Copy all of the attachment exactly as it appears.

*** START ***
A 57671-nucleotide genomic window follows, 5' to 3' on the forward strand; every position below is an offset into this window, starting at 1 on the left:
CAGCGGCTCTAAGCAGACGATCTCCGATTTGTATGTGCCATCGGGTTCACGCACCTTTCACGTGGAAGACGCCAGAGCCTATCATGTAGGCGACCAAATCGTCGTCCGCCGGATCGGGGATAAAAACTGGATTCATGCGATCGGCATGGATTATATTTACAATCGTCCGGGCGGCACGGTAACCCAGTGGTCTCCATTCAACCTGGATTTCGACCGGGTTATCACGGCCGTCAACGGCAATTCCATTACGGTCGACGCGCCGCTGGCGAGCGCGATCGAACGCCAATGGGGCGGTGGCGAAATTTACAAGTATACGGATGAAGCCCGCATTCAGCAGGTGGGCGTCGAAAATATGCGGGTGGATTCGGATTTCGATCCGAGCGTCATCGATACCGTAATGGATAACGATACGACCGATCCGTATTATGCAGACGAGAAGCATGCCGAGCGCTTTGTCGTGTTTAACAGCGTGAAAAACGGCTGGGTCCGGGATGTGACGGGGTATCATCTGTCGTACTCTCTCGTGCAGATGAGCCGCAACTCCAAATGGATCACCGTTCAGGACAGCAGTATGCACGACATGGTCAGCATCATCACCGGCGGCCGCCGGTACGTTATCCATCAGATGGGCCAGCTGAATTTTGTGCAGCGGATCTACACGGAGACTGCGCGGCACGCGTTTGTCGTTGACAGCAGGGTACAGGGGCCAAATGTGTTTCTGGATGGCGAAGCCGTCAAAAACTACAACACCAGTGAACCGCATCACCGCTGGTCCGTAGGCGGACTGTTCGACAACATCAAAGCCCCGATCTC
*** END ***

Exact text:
A 57671-nucleotide genomic window follows, 5' to 3' on the forward strand; every position below is an offset into this window, starting at 1 on the left:
CAGCGGCTCTAAGCAGACGATCTCCGATTTGTATGTGCCATCGGGTTCACGCACCTTTCACGTGGAAGACGCCAGAGCCTATCATGTAGGCGACCAAATCGTCGTCCGCCGGATCGGGGATAAAAACTGGATTCATGCGATCGGCATGGATTATATTTACAATCGTCCGGGCGGCACGGTAACCCAGTGGTCTCCATTCAACCTGGATTTCGACCGGGTTATCACGGCCGTCAACGGCAATTCCATTACGGTCGACGCGCCGCTGGCGAGCGCGATCGAACGCCAATGGGGCGGTGGCGAAATTTACAAGTATACGGATGAAGCCCGCATTCAGCAGGTGGGCGTCGAAAATATGCGGGTGGATTCGGATTTCGATCCGAGCGTCATCGATACCGTAATGGATAACGATACGACCGATCCGTATTATGCAGACGAGAAGCATGCCGAGCGCTTTGTCGTGTTTAACAGCGTGAAAAACGGCTGGGTCCGGGATGTGACGGGGTATCATCTGTCGTACTCTCTCGTGCAGATGAGCCGCAACTCCAAATGGATCACCGTTCAGGACAGCAGTATGCACGACATGGTCAGCATCATCACCGGCGGCCGCCGGTACGTTATCCATCAGATGGGCCAGCTGAATTTTGTGCAGCGGATCTACACGGAGACTGCGCGGCACGCGTTTGTCGTTGACAGCAGGGTACAGGGGCCAAATGTGTTTCTGGATGGCGAAGCCGTCAAAAACTACAACACCAGTGAACCGCATCACCGCTGGTCCGTAGGCGGACTGTTCGACAACATCAAAGCCCCGATCTC